Breadboard-end Cutting Board: Project Info

Our current project is a Breadboard-end Cutting Board (June-July)

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Breadboard-ends – skills in making large draw-bore mortise and tenons

Breadboard-ends can be used on many projects. It allows glue-free friction joinery that is long-lasting and durable. This method will build your technique in making mortise and tenons but also give you a new way of making sustainable and enduring flat boards which can be used not only for cutting boards but for table tops, counter tops, box lids and many other projects.

Parts and cutting list

PartThicknessSize (Imperial)Size (Metric)
Main board x 27/8″ (22mm)6 x 16″152 x 406mm
Ends x 27/8″ (22mm)2 x 12½”51 x 318mm
4 small pieces to make the dowels

Tools/materials/equipment needed

The tools we use to make this project are quite common, minimal and yet essentially fundamental to all joinery types. Most of the tools below are simply part of the set you will need for all dovetailing in the future.  The essential element to all joinery is a keen knife edge, an accurate square and sharp chisels.

Marking gauge
Chisel hammer
Smoothing plane
Tenon saw
WoodA couple of square feet of 7/8″ (22mm) wood
FinishVegetable oil


  1. Michael van Zadelhoff on 12 June 2013 at 2:24 pm

    Am I correct to say that 7/8″ is around 22mm and not 13?

  2. Michael van Zadelhoff on 12 June 2013 at 2:25 pm

    Am I correct to say that 7/8″ is around 22mm in stead of 13mm?

  3. Ohj123 on 12 June 2013 at 5:51 pm

    Should mm be 23mm and bottom x1 3/8 be ends x2 ( thickness 7/8 23 mm)

  4. Ken on 12 June 2013 at 5:58 pm

    Guys the 7/8″ to mm mistake has been reported. Joseph will sort it out asap

  5. Joseph Sellers on 12 June 2013 at 6:53 pm

    Sorry about this guys. Thank you for reporting it. I have fixed it now.

  6. Michael Swinburne on 23 November 2019 at 2:09 pm

    Thank you for your help. I have got what I need, I am now one happy bunny

    Yours gratefully

    Michael Swinburne

  7. Terry Baxter on 26 December 2021 at 4:04 pm

    Dear All: I’ve just got back into my workshop and started to prepare some oak boards for up and coming projects. They’ve been air drying in my garage (if you can call it that) for twenty years- which shows you how much fishing I’ve been doing. The soft wood along the wany edge is full of woodworm. What should I do?

    Sincere regards,


    • Keith Walton on 26 December 2021 at 6:21 pm

      Just cut it off if they’re wide enough. Bugs usually go for the sap that’s where all the sweet tasting stuff is for them. Except some stuff like cherry and maple they’ll eat the heartwood too

  8. Larry Geib on 26 December 2021 at 5:11 pm

    Obviously only you can decide if the wood you have is fit for use in its current state. Bad portions can be cut out.

    But you can halt further insect damage with heat. The U S Forrest service has done experiments and shown that all boring insects can be killed by heating the core temperature of wood th 60°C (140°F). for one hour. You can do this with a makeshift kiln of tarps and a heater. Obviously, it will take thicker wood longer to reach that core temperature. Here is an excerpt from the forest service study , which was originally conducted in the last decade or so, though I have seen prior studies from the 1930’s.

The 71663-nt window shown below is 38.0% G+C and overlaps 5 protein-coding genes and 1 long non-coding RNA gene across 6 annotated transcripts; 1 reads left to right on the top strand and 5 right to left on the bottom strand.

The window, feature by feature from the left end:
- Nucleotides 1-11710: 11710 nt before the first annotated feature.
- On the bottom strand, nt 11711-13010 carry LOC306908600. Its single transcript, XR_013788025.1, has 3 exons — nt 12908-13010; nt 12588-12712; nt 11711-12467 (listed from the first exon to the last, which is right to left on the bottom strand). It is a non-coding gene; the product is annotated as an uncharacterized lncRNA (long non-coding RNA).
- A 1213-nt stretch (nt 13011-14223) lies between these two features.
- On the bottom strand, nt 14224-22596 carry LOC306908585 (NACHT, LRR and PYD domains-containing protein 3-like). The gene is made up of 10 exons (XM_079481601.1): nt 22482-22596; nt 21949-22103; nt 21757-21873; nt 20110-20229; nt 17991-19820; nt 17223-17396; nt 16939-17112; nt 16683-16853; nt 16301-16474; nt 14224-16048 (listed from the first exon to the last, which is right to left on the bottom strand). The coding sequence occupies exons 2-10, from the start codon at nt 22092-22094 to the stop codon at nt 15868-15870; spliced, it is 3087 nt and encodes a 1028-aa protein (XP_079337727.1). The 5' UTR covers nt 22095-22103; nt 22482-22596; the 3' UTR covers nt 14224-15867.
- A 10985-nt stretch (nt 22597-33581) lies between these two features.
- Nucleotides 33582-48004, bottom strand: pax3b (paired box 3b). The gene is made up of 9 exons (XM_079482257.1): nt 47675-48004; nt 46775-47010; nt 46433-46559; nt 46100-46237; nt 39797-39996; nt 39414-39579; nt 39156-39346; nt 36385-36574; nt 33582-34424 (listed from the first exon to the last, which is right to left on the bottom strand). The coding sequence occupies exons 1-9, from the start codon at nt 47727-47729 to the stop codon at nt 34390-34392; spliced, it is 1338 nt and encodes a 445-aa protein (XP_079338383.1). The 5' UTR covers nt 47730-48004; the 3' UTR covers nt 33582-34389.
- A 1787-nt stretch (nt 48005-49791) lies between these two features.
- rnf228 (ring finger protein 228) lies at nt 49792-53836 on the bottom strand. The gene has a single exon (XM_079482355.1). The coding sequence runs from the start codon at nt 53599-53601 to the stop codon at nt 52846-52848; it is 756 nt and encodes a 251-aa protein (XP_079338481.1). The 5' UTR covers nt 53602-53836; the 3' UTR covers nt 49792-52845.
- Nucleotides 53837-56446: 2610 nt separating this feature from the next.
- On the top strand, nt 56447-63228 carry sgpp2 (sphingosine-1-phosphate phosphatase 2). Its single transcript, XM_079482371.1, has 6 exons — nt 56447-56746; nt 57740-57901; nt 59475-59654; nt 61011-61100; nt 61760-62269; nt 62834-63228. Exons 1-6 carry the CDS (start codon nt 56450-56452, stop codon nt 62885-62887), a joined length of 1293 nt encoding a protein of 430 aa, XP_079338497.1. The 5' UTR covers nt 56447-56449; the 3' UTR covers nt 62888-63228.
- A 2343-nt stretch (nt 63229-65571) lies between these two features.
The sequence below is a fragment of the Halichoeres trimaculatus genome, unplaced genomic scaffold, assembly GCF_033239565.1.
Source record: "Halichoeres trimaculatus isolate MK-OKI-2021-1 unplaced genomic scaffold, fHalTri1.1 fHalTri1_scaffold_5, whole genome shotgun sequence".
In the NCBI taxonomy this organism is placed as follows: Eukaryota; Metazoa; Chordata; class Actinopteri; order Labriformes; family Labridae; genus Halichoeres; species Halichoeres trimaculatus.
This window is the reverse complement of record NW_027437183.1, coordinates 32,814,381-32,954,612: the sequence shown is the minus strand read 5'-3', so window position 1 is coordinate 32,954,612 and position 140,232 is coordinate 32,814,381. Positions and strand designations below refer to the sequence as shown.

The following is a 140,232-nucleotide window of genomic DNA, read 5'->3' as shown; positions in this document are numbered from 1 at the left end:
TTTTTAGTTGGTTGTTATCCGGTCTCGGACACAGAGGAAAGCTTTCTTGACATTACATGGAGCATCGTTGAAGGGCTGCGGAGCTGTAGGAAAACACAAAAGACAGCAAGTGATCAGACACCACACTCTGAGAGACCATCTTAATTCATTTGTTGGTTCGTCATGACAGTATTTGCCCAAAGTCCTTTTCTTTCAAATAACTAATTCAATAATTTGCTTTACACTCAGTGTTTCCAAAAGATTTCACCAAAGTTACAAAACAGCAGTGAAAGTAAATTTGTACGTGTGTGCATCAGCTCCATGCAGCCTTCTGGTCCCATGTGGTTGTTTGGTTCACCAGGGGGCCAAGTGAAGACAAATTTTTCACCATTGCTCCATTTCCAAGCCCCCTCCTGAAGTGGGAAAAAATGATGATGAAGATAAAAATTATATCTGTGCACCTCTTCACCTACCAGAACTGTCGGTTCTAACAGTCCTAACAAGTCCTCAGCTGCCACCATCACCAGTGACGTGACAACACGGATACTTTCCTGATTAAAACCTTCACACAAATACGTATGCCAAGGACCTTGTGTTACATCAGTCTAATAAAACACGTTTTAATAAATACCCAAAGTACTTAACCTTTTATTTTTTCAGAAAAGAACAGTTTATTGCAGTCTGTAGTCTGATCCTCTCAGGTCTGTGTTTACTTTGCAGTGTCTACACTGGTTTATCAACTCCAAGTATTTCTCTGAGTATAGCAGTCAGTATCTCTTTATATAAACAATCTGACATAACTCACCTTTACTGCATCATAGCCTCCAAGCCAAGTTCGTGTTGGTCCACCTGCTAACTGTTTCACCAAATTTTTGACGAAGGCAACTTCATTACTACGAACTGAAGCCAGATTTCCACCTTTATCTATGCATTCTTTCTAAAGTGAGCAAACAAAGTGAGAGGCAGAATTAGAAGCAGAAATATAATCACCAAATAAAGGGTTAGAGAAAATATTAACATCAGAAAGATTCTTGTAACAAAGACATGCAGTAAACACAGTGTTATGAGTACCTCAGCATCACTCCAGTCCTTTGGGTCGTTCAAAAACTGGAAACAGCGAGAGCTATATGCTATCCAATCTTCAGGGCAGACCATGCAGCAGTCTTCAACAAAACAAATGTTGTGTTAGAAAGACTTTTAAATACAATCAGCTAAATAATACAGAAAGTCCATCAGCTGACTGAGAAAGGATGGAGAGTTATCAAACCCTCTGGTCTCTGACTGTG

“Our Research
    During 2009-2013, we tested different treatment temperature and time regimes required to kill various woodboring insects in log sections cut from naturally infested trees. During our studies we examined both hardwood (deciduous) and softwood (conifer) infested material. Survival was studied for emerald ash borer (EAB) and other flathead borers, longhorned beetles, bark beetles, and weevils. Temperatures and times tested included the ISPM-15 (International Standards for Phytosanitary Measures) standard of 56°C core temperature for 30 minutes.
    Expected Outcomes
    Our results provide information on the effectiveness of approved heat treatment protocols for killing woodboring insects and provide information on the temperatures and time required to kill specific species. These results are useful to regulatory personnel and resource managers when setting guidelines and determining treatment protocols for sanitizing firewood and other wood products.

    Research Results
    We found that the lethal temperature required to kill woodboring insects varies considerably among families and even genera. Most insects were killed when subjected to the ISPM-15 temperature treatment of 56°C core temperature for 30 minutes. The most heat tolerant insect we tested was a Chrysobothris sp. (Coleoptera: Buprestidae), in which two individuals survived treatments of 60°C core for 30 minutes. Given this, the current firewood heat treatment approved by the USDA Animal and Plant Health Inspections Service (APHIS) of 60°C core for 60 minutes appears to be sufficient for sanitizing firewood and similar treatment temperatures and times should be considered for all wood products.”

    It’s standard for imported and exported woods in the US that they be subjected to kiln drying to international standard ISPM-15 , not to dry the wood, but to kill insects.

    Some species are sold with insect damage as an “enhanced feature”. Among these are “pecky” Bolivian walnut and American “pecky” cypress. Currently, there is an ash dye off caused by Beatles that is destroying American ash forests and the wood is treated in this manner, as is a Pine Beattie Die off that stains the pine heartwood a distinctive blue color. Even the box stores have gotten into the act selling this stuff.

    • Terry Baxter on 28 December 2021 at 1:41 pm

      Many thanks indeed. I’ve started to excise the affected parts and burned them. All of the hard wood looks sound as nails 😊

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